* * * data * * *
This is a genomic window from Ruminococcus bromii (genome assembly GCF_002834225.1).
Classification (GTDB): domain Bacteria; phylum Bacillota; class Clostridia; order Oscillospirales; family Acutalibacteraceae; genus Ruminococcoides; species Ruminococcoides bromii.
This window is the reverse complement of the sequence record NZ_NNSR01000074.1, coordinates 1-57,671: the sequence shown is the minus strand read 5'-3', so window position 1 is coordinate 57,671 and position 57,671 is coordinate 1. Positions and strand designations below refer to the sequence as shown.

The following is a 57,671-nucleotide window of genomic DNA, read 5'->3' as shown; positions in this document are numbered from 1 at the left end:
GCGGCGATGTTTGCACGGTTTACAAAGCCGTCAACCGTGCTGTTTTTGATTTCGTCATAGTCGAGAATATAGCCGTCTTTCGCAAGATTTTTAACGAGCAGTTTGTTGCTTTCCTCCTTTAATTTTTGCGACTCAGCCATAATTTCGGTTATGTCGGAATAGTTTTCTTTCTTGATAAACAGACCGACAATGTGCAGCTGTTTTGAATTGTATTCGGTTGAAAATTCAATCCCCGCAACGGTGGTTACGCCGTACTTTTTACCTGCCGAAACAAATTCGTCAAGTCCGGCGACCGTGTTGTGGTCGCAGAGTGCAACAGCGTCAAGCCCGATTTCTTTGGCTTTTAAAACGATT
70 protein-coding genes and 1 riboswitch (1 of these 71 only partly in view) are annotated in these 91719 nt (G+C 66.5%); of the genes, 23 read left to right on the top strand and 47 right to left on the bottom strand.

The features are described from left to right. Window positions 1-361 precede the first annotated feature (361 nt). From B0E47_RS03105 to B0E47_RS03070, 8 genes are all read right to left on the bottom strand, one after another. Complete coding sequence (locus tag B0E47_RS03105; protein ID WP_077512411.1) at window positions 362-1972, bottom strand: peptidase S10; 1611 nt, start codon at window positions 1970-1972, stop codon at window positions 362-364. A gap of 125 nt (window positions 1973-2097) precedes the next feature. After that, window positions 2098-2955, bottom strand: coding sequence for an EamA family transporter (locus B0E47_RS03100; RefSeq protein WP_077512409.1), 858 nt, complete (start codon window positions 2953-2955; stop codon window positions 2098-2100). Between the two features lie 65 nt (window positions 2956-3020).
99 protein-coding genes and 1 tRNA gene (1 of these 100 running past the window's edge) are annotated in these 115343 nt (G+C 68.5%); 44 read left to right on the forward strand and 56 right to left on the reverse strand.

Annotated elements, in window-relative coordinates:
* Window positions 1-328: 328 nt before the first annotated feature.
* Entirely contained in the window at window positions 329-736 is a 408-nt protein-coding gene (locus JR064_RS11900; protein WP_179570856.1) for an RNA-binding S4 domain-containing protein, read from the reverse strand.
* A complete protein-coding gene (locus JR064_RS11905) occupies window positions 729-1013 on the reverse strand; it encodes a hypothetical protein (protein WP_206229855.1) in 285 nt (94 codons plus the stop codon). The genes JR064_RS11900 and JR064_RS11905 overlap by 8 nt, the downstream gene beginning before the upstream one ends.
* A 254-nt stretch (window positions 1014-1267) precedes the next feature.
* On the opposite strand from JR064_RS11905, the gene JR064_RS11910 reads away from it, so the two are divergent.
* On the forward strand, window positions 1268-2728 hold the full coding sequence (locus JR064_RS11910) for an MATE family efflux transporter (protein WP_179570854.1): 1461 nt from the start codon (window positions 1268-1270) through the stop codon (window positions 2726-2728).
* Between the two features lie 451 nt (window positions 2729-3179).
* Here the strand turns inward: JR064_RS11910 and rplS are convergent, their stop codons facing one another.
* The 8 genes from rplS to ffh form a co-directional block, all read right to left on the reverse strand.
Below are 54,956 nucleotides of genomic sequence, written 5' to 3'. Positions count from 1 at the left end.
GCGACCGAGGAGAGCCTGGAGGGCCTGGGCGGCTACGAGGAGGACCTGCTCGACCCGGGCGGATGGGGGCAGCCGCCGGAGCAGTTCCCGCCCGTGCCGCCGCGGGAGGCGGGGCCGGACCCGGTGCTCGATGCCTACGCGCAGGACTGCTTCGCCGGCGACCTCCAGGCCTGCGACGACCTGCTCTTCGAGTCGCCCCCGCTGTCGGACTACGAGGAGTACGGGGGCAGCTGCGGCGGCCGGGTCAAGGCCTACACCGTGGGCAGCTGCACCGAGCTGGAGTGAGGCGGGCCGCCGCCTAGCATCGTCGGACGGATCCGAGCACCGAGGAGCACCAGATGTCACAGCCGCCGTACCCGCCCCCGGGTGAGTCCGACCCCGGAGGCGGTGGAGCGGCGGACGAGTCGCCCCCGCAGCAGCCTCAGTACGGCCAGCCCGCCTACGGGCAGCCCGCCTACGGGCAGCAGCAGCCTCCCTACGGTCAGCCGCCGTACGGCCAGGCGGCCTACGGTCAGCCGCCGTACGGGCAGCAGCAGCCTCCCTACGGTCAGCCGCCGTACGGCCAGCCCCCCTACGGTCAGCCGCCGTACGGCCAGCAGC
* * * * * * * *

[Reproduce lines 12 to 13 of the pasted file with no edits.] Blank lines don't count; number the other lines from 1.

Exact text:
* A complete protein-coding gene (locus JR064_RS11905) occupies window positions 729-1013 on the reverse strand; it encodes a hypothetical protein (protein WP_206229855.1) in 285 nt (94 codons plus the stop codon). The genes JR064_RS11900 and JR064_RS11905 overlap by 8 nt, the downstream gene beginning before the upstream one ends.
* A 254-nt stretch (window positions 1014-1267) precedes the next feature.